The world’s biggest telecom equipment maker, Huawei Technologies Co was sued by Cisco Systems in 2003 for allegedly infringing on its patents. In the US, security officials have accused it of allowing unauthorized access by the Chinese People's Liberation Army through its equipment. US political opposition forced Huawei to withdraw its purchase of 3Leaf systems in 2010.
Antenna firm sues US firms in patent dispute
Comba Telecom Systems, a wireless equipment maker based at the Hong Kong Science Park, has ratcheted up its patent dispute against larger rival CommScope and its subsidiary, Andrew LLC, by suing the two American companies in the United States.
The lawsuit filed in the US district court in Delaware seeks to invalidate eight of Andrew's US patents covering remote electrical tilt (RET) antennae, which are used in the base stations of wireless networks.
Comba, which this week posted a 9 per cent fall in net profit last year to HK$659 million, said the legal action would protect its ability to compete in the US market after legal actions initiated by CommScope, through its Andrew subsidiary, alleged infringement of patents by Comba related to RET technology.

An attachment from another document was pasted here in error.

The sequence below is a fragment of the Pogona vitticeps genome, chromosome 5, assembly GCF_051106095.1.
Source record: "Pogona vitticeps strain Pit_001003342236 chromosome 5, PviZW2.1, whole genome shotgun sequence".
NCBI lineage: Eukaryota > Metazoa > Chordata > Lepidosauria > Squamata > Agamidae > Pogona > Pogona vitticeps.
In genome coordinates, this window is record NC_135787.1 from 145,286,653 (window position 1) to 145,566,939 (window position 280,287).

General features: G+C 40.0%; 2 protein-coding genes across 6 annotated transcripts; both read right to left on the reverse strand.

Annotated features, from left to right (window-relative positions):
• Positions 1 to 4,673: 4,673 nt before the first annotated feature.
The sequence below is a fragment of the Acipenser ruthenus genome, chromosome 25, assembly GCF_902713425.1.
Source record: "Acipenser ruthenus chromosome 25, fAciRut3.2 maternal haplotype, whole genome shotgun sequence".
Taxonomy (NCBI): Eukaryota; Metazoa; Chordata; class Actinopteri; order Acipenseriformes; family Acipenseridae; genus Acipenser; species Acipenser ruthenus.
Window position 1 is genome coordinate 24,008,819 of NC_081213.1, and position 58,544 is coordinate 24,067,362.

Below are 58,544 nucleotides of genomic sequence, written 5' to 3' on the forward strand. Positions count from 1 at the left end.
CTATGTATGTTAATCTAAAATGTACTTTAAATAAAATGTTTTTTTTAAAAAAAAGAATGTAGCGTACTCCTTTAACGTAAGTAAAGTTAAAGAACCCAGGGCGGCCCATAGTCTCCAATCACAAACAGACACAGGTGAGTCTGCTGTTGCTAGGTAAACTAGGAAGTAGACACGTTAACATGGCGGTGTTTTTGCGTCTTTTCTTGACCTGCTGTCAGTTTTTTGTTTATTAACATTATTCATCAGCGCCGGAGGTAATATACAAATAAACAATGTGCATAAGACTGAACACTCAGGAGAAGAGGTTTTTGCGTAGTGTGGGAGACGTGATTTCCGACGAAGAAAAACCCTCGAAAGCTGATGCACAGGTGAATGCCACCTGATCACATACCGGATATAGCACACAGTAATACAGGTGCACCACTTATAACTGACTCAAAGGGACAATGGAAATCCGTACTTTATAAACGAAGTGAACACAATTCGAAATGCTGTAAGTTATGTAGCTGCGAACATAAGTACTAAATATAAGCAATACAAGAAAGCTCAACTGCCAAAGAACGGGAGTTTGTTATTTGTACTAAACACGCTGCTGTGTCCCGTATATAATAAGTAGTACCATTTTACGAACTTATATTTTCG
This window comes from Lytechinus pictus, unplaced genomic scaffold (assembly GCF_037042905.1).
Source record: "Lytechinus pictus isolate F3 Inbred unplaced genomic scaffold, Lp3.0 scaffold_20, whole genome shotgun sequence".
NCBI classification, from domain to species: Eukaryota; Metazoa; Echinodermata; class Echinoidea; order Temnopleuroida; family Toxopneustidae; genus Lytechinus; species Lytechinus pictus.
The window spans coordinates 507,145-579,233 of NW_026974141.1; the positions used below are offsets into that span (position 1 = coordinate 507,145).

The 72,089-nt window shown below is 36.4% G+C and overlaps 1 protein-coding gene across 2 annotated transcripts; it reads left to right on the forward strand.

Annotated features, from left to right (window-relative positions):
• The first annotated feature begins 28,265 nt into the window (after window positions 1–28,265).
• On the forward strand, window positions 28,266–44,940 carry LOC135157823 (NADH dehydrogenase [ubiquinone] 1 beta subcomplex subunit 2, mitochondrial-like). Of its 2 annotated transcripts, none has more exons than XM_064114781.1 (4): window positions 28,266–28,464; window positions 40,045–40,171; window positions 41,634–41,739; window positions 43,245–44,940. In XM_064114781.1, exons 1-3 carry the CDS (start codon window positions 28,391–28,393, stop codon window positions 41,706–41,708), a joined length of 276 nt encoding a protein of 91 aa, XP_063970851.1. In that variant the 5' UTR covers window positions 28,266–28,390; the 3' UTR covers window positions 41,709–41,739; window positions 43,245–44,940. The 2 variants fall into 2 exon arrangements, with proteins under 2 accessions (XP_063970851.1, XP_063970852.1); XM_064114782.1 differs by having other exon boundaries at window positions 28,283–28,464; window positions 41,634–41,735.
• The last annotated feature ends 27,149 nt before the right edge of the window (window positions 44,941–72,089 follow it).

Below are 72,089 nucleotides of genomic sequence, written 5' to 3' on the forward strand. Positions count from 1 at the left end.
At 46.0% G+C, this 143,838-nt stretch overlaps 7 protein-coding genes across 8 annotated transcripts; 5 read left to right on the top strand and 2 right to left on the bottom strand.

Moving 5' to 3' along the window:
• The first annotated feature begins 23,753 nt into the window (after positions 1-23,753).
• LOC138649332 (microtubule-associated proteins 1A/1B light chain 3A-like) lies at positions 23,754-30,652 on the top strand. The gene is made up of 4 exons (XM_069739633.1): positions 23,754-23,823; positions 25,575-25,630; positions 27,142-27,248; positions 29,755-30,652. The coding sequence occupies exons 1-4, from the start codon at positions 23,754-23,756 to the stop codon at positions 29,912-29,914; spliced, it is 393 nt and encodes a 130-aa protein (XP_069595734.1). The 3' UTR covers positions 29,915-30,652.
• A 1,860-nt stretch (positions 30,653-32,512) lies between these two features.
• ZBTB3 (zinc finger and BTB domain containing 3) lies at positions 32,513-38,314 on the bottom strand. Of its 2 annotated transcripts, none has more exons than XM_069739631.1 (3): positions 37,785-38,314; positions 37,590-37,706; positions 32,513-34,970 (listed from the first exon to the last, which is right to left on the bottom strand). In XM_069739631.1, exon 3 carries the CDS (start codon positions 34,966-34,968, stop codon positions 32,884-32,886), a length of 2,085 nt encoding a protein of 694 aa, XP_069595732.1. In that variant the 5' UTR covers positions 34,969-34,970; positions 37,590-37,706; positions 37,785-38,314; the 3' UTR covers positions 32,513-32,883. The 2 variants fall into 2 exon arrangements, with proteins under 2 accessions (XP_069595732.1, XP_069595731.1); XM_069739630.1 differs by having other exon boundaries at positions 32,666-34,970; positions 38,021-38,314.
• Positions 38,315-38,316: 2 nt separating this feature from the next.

The Hong Kong-listed manufacturer is the leading supplier of base-station antennae used on the mainland. Its products are used by major telecommunications equipment makers such as Huawei Technologies, ZTE, Ericsson and Alcatel-Lucent.
CommScope, which is owned by the global private equity firm Carlyle Group, started litigation against Comba in mainland China and Brazil in June last year. It alleged that Comba infringed on certain patents that its Andrew subsidiary had registered in those two markets.
Comba said the eight patents targeted in its US lawsuit were closely related to the three patents owned by Andrew that were recently revoked by the European Patent Office.
It said those patents were also part of the same patent family that Andrew had asserted against Comba in China and Brazil.
In a filing with the Hong Kong stock exchange in August last year, Comba's financial controller, Wilson Tong Chak-wai, said the Beijing High People's Court upheld a lower court's ruling in 2010 that declared Andrew's patents void.
Tong also said the Brazilian courts had refused to grant Andrew an injunction against Comba's sale of antennae products in that country.